¶ 12 By a second amended information filed on October 10, 2011, the day of the pretrial conference in Mr. Mata's Yakima County trial, the State further modified the charges. The prosecutor explained that the State was amending count 3 to attempted first degree robbery, since Mr. Mata demanded Mr. McDonald's wallet but never took property from Mr. McDonald's person. The prosecutor also told the court that the third amended information “cleans up some of the language” to exclude the reference to displaying a deadly weapon. RP (Oct. 10, 2011) at 3. The amendment did more; it also (inadvertently, it appears) eliminated the alternative of Mr. Mata's having been “armed with” a firearm, alleging, in connection with counts 1, 2, and 3, only that
in the commission of or immediate flight therefrom, you displayed what appeared to be a firearm.
CP at 32–33.
¶ 13 Trial began on October 12. On October 20, the State rested its case. It then asked to amend the information a third time. It explained that the robbery counts should have alleged that Mr. Mata was armed with a firearm “and/or” displayed what appeared to be a firearm or other deadly weapon. RP (Oct. 20, 2011) at 813. Mr. Mata objected. The trial court ultimately ruled that it would allow the amended information if it excluded the “or other deadly weapon” language. Id. at 819.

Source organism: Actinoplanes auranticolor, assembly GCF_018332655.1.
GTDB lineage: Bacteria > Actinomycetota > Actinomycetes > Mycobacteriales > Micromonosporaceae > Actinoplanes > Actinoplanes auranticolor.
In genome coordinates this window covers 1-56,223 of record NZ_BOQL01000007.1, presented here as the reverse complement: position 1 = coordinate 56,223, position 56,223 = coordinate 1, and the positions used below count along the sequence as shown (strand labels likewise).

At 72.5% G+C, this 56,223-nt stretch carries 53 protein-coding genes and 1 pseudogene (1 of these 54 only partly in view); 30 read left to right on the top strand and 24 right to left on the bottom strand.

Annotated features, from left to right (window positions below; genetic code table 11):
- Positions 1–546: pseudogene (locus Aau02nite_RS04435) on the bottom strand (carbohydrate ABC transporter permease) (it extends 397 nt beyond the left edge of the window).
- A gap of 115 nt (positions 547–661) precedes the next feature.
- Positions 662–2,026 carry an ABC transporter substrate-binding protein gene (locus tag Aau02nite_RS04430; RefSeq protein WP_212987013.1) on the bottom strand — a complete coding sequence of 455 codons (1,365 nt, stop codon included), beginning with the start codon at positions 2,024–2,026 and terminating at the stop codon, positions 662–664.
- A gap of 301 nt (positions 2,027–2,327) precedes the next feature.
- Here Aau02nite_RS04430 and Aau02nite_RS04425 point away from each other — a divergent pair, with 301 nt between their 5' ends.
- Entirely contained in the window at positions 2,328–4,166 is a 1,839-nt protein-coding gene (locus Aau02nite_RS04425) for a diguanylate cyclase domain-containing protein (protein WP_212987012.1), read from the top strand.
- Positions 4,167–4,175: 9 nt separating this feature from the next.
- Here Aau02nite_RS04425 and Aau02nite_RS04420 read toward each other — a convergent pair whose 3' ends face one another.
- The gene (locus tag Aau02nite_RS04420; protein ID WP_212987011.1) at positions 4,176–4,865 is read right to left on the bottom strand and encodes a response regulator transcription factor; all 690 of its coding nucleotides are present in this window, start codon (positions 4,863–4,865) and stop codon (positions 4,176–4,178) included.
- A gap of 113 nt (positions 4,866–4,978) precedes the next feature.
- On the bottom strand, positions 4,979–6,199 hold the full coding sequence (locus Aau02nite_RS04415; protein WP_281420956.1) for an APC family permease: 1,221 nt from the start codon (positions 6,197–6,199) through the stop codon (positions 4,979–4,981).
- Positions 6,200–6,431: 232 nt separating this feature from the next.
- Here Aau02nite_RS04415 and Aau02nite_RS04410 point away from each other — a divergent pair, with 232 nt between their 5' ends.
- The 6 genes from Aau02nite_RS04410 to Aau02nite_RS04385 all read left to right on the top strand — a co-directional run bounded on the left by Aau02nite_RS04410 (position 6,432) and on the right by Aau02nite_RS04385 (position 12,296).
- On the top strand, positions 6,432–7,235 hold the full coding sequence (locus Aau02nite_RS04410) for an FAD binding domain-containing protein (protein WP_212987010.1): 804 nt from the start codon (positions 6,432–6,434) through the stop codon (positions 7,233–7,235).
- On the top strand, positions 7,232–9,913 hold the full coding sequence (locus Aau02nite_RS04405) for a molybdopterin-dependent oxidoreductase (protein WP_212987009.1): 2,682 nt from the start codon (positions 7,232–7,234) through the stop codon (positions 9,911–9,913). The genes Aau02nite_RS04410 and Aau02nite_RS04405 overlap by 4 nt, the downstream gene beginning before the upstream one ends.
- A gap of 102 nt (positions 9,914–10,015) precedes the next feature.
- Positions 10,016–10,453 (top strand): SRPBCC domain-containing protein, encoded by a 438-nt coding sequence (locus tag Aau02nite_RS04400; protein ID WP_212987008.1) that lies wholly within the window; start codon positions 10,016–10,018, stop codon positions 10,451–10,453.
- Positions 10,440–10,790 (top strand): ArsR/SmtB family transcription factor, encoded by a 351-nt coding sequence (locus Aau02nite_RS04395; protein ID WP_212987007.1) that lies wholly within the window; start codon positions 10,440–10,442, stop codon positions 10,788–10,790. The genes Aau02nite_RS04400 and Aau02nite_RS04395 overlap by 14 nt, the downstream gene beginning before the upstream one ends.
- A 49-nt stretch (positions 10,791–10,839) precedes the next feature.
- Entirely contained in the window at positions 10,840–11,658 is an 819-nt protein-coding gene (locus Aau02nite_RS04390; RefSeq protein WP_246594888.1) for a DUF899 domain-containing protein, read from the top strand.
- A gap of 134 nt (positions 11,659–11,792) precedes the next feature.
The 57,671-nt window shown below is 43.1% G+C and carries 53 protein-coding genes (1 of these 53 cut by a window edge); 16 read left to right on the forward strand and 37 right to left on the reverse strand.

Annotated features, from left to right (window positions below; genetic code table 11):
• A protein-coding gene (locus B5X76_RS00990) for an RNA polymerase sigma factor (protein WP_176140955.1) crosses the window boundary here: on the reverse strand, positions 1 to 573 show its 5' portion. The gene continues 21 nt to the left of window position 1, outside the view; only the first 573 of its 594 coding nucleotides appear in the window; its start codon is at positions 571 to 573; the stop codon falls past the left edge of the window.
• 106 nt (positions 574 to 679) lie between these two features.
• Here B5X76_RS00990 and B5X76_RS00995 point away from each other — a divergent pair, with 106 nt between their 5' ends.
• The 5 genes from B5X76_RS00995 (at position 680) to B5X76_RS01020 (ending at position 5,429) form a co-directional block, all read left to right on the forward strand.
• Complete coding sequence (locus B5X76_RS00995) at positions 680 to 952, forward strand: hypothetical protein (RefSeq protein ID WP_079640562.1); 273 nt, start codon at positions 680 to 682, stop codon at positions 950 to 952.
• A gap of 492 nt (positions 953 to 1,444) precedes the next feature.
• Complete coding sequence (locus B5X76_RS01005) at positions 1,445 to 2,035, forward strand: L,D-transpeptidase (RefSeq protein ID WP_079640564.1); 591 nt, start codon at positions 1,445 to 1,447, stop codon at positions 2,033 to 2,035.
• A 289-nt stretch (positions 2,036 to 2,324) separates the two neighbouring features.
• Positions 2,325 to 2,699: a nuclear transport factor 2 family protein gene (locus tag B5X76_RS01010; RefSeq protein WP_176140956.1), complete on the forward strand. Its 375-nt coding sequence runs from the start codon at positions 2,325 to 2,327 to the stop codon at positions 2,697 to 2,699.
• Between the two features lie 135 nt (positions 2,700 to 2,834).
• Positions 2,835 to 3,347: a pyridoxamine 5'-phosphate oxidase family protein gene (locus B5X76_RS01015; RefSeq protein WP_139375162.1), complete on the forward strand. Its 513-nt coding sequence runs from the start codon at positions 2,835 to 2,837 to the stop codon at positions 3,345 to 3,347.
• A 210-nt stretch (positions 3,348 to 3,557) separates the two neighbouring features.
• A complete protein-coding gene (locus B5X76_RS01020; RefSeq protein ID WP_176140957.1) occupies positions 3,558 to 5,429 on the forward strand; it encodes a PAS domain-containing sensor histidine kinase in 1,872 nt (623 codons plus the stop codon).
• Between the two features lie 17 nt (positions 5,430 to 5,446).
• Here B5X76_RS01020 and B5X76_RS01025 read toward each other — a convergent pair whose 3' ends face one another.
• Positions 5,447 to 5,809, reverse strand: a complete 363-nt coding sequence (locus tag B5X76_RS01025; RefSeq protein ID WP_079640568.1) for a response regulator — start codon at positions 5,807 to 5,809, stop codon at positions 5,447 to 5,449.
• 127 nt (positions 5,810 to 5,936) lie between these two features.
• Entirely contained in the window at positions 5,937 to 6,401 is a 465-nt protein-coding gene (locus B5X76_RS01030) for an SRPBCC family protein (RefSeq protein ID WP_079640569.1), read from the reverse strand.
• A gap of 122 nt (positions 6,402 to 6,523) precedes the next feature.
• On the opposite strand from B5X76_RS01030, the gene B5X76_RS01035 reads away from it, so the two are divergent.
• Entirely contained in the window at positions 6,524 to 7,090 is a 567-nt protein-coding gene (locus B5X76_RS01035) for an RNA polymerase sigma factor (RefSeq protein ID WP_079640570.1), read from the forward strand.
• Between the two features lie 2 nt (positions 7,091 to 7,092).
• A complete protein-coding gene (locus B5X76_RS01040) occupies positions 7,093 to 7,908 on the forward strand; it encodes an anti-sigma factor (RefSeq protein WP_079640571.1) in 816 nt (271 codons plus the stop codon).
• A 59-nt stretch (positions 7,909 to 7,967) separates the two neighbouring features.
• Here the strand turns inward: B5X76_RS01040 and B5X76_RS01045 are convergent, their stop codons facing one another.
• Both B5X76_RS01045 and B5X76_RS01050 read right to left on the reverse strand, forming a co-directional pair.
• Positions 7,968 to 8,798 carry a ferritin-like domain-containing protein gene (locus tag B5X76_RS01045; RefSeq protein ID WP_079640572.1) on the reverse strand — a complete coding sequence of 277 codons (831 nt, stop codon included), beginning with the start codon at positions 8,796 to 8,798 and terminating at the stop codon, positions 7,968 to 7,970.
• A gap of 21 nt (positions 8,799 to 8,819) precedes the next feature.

¶ 14 The third amended information therefore modified the manner in which it charged Mr. Mata with having displayed or used weapons by restoring the alternative of being armed, alleging in each of counts 1, 2, and 3 that
in the commission of or immediate flight therefrom, you were armed with a firearm and/or you displayed what appeared to be a firearm.
CP at 93–94.
¶ 15 During trial, Mr. Mata asked the trial court to dismiss the unlawful possession of a firearm count, arguing that he could not be convicted of unlawfully possessing the same firearm that the Pierce County jury had acquitted him of possessing on the date in question. The trial court recognized it as a viable issue and one “wisely brought up by the defense,” but concluded that there was a sufficient geographic and temporal gap between possession of the .45 caliber handgun in Yakima and Pierce Counties and denied the motion. RP (Oct. 20, 2011) at 806–07.